Sen. Sanders voted against the Kennedy-McCain bill and led the push for amendments that killed the measure because he opposed the conditions pushed by business interests for guest workers, he said during the Feb. 11 debate.

But Sen. Sanders' opposition to abusive guest worker programs didn't extend to a bill he cosponsored in 2011, to allow agricultural guest workers into his home state's largest farm sector -- Vermont's dairy industry... So the Sanders-backed measure could have let dairies replace all current domestic farm laborers with foreign guest workers -- with the same damaging impacts on wages and working conditions for both domestic and foreign guest workers Sen. Sanders decried in other industries."

Although Sen. Sanders opposes use of guest workers because of concerns over exploitation, is he willing to make an exception for "guest workers in agriculture" in Vermont?


"Don't-Vote-for-Candidates-That-Take-Big-Money-from-Banks" McKay's Political Contributions

..or to Weirdo Billionaire's"

Strange words indeed considering McKay gave:

$25,000 to the Republican National Committee in 2014
And the RNC's largest Donors included the Koch Brothers, Goldman Sachs, Amway and Charles Schwab


$35,800 to Mitt Romney in 2012
and Romney's largest Donors included the Koch Bothers, Goldman Sach's, Bank of America, Morgan Stanley, JP Morgan, Wells Fargo, Credit Suisse

On the other hand, McKay does have a movie to promote and the Oscar's give him free ad space. So there's that.

Senator Sanders: We ARE Smart

You would think that Senator Sander's experience of outspending Hillary in South Carolina and being thoroughly trounced would give him reason to pause and recalibrate his message. That he would realize that all the money and staffers in the world cannot make a difference if you simply don't understand the voters or the issues important to them. If you aren't listening, your message is going to be wrong. And having more staffers around to repeat it and yelling, insulting or wagging your finger is actually going to make it worse. That reality was born out by his deplorable results in SC. But rather than using that failure as an opportunity to learn, he has doubled down and is now saying that going forward, "smart" people will vote for him. What?!

What he doesn't seem to understand is that we ARE smart. Bedsides being incredibly insulting, telling us otherwise is not going to get our votes. Which makes him not so smart if he wants not just to win but to solve our problems. We have an excellent understanding of the day-to-day challenges we face. And it is a candidate's job to understand US and them before laying out solutions.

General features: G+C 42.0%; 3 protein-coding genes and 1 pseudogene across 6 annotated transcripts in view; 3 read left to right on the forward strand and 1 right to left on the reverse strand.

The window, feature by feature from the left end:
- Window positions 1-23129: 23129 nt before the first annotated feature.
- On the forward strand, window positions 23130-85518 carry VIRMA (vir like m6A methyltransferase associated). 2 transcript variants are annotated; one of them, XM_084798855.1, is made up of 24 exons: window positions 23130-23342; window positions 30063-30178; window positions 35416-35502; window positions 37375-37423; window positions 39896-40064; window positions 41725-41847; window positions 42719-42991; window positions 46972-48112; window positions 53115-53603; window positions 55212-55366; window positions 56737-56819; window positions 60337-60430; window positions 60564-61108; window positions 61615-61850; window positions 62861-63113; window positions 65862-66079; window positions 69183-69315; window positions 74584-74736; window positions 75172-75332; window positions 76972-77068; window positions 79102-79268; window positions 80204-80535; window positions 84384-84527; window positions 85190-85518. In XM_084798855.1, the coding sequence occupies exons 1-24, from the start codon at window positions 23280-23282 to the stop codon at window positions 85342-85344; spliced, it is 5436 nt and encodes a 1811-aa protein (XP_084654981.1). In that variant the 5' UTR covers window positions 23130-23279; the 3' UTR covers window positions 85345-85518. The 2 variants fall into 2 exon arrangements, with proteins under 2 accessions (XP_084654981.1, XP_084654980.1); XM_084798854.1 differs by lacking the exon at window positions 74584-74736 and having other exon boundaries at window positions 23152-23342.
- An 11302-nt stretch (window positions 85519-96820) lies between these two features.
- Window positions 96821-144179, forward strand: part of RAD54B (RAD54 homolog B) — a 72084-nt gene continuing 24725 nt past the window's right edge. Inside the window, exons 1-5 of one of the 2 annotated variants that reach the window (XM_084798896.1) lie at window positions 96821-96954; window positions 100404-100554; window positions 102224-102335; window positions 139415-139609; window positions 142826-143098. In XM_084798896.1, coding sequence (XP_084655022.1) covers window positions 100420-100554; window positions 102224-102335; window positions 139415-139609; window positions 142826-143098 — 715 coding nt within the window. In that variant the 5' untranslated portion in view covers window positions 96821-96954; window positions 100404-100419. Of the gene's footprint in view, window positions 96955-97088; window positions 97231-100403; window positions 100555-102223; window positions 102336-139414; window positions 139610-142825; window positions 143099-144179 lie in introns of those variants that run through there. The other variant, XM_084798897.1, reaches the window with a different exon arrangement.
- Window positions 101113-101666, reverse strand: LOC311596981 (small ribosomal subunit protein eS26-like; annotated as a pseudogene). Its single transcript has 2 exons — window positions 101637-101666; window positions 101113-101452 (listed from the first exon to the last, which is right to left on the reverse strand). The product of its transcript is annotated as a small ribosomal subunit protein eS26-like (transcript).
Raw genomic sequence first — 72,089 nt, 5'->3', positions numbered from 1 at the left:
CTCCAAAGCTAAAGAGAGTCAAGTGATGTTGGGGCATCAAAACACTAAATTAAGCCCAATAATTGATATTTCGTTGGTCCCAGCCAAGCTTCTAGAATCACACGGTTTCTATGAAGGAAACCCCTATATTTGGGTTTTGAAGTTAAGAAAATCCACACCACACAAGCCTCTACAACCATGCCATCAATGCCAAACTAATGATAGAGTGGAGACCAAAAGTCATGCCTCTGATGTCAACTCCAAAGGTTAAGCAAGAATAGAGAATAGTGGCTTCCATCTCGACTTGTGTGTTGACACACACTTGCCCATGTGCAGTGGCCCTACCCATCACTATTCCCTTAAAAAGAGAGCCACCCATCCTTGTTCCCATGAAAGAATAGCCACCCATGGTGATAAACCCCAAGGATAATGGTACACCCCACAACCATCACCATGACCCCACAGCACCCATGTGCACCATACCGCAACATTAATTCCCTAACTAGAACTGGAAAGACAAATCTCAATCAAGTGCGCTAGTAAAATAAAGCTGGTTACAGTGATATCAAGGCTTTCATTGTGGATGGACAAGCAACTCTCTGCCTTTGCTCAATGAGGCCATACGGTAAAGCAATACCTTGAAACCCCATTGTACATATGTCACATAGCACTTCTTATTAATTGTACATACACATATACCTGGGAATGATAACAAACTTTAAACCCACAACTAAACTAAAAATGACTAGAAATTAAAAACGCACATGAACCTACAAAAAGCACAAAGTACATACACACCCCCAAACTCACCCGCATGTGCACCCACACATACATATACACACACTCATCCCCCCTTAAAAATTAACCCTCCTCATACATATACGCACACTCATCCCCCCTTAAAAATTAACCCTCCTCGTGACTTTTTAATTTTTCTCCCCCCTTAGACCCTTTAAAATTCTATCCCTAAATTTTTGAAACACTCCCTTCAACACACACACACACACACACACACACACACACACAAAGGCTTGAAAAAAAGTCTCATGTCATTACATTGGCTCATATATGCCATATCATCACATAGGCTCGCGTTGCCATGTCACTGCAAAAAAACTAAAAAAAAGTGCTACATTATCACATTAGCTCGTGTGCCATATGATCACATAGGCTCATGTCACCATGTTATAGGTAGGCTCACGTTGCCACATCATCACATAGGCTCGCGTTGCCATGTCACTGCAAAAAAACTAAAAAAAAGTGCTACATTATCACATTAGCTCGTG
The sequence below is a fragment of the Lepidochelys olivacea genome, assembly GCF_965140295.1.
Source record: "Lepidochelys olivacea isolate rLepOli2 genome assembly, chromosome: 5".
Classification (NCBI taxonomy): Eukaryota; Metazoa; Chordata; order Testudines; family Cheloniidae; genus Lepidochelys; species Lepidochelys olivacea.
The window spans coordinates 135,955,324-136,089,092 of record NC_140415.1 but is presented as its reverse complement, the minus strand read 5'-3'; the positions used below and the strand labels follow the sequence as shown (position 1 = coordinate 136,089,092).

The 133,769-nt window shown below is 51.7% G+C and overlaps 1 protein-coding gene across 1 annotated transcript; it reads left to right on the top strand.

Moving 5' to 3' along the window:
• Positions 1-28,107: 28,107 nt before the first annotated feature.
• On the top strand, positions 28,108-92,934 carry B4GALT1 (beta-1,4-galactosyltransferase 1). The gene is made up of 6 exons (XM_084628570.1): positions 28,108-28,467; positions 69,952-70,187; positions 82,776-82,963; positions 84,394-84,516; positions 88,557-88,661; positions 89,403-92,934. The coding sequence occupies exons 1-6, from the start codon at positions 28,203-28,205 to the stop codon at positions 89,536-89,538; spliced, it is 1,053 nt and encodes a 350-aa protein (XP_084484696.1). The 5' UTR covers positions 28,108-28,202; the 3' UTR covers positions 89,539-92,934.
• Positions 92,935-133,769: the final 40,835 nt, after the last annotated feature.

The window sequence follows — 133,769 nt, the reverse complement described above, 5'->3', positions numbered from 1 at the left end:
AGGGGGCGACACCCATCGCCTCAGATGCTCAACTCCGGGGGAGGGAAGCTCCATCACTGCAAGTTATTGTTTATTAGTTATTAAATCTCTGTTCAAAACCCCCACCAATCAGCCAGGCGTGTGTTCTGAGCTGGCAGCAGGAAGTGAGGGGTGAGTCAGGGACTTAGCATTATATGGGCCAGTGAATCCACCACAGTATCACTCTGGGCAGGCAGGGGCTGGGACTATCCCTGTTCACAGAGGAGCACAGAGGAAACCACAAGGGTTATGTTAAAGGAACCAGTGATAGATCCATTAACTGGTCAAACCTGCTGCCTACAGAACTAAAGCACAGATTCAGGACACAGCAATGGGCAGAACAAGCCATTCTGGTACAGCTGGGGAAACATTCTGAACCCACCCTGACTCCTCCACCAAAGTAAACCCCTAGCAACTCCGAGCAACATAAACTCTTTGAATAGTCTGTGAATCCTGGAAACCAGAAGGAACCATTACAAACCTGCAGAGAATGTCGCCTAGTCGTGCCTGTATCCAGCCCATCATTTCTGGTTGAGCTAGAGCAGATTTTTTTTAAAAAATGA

Senator Sanders sincerely (and I do believe he is sincere) does not understand that all our social justice problems cannot be solved with the solutions he goes on and on and on and on and ON about. He's starting to sound like the not-always-so-beloved Uncle Bernie at the Thanksgiving dinner table who shouts about his pet peeve every time someone shares something about anything. Some quick examples involving crime-- which is a massive problem for women and many minorities who just happen to comprise a huge chunk of the Democratic Party-- show his alarming tone deafness: "Becuz socialism!" just. isn't. working. And for large swaths of the American people, worrying about Wall Street is a luxury problem. Being 'splained that it is all interrelated is not dissimilar to listening to how trickle down economics is going to pay the rent.

That is the reason that he and some of his supporters can actually unashamedly accuse Jim Clyburn, John Lewis and Planned Parenthood of being part of the "establishment" and not realize that they are part of the problem. That is the reason he can address victims of crime and respond with his knee jerk boiler plate solution of "free school". Talk about blaming the victim. It takes a stunning amount of privilege and condescension to denigrate the lived experiences of others as "low information". President Obama has started a conversation about how all men (and women) are not equal in our society and the more Senator Sanders talks, the more I realize Hillary Clinton is the best person to continue it.